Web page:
Editor-in-Chief: Emilio Jirillo Universitá degli Studi di Bari Dipartimento di Clinica Medica Immunologia e Malattie Infettive Sezione di Microbiologia e Immunologia Piazza Giulio Cesare-Policlinico Bari Italy
Affiliation: Charles University in Prague, Third Faculty of Medicine, Ruska 87, CZ-100 00 Prague, Czech Republic.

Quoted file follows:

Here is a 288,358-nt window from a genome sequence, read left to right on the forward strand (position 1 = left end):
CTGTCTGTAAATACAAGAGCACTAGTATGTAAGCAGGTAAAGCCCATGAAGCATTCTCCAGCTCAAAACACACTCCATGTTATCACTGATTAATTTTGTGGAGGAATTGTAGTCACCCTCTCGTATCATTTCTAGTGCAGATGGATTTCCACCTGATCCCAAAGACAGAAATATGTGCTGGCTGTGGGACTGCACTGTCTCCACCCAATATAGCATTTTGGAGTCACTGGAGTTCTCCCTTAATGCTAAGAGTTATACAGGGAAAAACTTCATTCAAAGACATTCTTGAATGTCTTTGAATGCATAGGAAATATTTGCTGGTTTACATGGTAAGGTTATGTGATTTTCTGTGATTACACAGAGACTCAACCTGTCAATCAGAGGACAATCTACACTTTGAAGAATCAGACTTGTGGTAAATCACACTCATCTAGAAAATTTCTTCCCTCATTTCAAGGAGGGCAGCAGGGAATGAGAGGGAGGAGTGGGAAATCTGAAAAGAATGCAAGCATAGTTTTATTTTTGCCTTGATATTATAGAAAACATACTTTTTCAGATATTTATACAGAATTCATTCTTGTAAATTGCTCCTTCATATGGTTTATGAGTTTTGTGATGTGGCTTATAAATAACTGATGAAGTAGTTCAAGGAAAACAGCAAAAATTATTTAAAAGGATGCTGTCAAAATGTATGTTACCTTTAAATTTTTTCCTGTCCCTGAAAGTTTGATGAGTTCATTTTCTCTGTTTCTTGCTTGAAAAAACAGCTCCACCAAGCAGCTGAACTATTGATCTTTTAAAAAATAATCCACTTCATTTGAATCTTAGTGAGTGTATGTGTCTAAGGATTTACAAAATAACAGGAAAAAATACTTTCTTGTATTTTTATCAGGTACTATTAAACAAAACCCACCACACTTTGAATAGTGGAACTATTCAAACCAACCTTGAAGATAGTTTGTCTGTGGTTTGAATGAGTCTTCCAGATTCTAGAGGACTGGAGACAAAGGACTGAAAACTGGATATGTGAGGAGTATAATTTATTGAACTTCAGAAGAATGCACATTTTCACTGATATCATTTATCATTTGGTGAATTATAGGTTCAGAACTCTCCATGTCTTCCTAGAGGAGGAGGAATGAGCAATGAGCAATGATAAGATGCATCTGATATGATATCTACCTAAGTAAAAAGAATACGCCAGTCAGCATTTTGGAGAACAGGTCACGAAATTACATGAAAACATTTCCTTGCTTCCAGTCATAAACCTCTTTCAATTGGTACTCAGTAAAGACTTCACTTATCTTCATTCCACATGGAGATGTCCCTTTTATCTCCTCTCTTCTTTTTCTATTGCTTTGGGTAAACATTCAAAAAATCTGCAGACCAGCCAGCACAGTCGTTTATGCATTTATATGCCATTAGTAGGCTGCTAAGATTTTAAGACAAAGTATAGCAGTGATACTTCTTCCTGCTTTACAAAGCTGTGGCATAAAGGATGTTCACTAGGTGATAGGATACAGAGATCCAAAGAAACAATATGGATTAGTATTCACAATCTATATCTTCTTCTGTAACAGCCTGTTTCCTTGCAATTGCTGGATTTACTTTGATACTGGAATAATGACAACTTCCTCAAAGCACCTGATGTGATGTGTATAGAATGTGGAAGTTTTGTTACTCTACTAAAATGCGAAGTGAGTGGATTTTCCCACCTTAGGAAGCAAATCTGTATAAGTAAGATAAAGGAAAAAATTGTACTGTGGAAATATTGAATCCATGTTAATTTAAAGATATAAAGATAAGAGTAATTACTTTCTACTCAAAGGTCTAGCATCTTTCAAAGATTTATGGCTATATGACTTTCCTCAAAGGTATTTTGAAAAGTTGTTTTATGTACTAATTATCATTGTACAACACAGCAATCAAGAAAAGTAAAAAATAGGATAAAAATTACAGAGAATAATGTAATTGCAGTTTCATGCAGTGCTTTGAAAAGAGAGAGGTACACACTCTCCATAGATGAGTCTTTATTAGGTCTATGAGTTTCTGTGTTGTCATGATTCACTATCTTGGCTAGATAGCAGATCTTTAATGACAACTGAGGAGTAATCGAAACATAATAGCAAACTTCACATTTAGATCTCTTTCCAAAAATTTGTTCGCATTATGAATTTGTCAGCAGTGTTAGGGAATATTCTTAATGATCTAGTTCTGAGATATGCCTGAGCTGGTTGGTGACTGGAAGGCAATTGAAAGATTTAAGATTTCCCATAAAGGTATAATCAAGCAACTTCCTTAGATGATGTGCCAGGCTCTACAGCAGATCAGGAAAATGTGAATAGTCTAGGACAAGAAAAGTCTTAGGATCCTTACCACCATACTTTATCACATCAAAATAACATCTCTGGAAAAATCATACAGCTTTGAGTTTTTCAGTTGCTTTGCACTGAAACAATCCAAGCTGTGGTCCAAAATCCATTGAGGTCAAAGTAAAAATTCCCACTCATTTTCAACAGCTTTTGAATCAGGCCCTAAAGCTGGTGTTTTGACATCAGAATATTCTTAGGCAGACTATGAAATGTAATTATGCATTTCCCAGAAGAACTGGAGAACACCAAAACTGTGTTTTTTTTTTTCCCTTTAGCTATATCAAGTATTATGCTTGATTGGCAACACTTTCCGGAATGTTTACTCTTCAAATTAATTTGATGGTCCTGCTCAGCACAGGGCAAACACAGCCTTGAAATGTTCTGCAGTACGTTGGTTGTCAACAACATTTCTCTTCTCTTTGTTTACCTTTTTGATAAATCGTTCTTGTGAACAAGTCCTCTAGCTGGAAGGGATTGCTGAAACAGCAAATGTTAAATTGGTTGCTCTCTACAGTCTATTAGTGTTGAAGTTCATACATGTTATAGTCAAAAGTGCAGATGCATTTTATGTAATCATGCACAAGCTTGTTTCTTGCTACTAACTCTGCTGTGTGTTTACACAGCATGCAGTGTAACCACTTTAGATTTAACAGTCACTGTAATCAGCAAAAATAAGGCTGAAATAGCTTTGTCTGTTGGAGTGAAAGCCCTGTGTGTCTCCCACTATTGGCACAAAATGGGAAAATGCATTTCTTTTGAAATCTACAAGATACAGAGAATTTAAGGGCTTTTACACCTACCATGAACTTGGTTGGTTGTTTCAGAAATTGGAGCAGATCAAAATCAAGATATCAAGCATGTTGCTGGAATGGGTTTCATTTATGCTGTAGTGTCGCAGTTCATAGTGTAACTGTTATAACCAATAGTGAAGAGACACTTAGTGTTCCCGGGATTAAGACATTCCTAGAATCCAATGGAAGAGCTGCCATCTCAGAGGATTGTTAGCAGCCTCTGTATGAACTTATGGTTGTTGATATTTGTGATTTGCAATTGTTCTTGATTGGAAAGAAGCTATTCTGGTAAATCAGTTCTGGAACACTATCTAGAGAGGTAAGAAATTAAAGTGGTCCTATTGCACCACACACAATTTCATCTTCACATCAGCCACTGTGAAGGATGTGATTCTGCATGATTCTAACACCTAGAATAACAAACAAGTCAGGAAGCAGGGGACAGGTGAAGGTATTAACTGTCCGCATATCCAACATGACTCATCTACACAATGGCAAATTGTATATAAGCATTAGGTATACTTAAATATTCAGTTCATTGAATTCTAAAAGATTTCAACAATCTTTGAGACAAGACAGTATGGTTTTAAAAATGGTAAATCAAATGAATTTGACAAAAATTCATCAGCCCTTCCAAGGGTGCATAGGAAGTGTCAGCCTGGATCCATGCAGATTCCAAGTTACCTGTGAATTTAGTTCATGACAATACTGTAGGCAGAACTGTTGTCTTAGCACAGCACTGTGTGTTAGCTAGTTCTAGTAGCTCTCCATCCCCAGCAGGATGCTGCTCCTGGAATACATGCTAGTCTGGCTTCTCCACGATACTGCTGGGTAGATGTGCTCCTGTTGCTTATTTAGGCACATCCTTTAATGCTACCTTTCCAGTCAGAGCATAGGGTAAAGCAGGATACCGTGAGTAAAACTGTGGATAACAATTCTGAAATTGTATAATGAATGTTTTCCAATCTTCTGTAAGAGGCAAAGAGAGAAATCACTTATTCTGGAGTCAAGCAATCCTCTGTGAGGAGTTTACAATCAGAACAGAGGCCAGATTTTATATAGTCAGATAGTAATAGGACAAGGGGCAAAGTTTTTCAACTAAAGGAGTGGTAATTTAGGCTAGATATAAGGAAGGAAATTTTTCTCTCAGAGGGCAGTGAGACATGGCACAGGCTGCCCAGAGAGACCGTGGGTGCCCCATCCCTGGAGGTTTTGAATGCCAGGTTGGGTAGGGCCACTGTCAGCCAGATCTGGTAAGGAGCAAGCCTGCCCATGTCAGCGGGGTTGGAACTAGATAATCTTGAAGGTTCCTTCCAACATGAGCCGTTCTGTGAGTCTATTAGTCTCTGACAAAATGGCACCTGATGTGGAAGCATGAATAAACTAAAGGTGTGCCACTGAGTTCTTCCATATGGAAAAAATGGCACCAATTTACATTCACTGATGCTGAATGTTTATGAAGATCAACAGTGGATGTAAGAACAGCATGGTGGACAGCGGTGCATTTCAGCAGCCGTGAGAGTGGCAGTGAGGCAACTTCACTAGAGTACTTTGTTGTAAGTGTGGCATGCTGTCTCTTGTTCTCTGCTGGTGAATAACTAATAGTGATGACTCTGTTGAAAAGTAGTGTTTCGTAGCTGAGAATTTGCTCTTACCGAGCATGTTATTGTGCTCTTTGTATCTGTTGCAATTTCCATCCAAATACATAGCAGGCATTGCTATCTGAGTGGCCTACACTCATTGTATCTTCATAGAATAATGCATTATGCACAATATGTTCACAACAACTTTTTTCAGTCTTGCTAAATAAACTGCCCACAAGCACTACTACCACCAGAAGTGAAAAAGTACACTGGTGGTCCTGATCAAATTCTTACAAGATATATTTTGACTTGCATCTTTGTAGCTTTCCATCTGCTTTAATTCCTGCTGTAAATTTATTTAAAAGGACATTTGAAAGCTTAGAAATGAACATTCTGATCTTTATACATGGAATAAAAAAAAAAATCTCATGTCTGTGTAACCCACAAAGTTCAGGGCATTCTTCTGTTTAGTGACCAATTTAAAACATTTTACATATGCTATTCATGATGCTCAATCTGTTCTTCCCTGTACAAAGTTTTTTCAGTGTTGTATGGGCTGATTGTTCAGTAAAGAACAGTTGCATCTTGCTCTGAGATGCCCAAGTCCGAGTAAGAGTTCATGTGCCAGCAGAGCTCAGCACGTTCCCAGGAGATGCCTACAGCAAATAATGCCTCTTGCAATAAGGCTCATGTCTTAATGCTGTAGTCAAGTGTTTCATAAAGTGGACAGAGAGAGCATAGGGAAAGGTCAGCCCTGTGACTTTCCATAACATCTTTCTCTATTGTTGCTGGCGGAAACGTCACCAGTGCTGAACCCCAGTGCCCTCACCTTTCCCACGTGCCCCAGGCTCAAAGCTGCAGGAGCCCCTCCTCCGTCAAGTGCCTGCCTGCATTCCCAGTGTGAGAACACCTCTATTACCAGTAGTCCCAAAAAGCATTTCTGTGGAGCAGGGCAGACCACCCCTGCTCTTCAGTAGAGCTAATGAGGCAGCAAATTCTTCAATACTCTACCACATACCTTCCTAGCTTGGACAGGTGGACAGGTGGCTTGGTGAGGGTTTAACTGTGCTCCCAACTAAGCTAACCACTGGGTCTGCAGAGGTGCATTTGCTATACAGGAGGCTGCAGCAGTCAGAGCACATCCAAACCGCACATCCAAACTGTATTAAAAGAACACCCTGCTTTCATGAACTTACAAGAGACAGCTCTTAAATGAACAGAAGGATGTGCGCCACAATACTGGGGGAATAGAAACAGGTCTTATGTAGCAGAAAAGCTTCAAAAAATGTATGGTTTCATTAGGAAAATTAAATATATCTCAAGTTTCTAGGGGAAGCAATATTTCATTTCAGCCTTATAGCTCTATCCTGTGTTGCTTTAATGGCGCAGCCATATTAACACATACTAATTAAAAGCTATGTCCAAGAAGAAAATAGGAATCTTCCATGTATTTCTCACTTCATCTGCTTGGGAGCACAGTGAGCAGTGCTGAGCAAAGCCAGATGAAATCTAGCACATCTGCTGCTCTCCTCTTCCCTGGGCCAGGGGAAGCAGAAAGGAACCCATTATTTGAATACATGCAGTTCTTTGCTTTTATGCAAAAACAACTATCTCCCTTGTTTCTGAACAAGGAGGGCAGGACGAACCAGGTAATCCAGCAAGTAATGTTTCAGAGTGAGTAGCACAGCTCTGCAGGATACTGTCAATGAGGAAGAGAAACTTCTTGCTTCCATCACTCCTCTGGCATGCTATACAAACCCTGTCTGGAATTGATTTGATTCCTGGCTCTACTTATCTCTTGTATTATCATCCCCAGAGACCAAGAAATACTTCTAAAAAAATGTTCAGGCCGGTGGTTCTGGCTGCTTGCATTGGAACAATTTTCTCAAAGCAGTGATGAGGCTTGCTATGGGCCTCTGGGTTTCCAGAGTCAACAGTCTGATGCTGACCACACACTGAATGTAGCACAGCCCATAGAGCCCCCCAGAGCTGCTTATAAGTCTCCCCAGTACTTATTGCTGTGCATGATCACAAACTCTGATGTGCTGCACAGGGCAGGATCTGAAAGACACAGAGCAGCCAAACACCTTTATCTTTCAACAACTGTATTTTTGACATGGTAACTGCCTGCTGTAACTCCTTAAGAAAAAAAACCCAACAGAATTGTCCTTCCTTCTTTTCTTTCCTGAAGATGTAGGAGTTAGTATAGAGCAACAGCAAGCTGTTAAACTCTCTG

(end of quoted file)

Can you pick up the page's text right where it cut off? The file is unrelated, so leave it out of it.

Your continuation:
Physical inactivity is a major public health problem in developed countries, and the fourth leading mortality risk factor globally. Recently, it was suggested that the total energy expenditure of sedentary Western population is similar to the total energy expenditure of Hadza hunter-gatherers known for their traditional foraging lifestyle in the savannah-woodland environment. However, this claim was based on the similarity of metabolic rates of walking and resting, and completely ignored the effects of different total energy expenditure normalized to the fat free body mass in individuals of different height and weight. The above claim stemmed from mixing the effects of tissues with low metabolic rate (bone) and those with high metabolic rate (muscle, liver, brain, etc.). Thus, the total energy expenditure is not similar among the sedentary Westerners and the Hadza hunter-gatherers. While the total energy expenditure recorded for basic human activities is similar across a broad range of cultures and lifestyles when adjusted to the weight, the unadjusted values differ. Thus, increase in body mass, and particularly the obesity, serves as compensatory total energy expenditure increasing mechanism resulting from the combination of low physical activity levels and high long-term total energy intake. Thus if two individuals at iso-energetic conditions match their energy demand with different substrates’ contribution, it may be caused, e.g., by their reliance on a different contribution of fatty acids oxidation to cope with energy demand. Differences in substrate partitioning need to be addressed when assessing the energy expenditure across multiple human populations.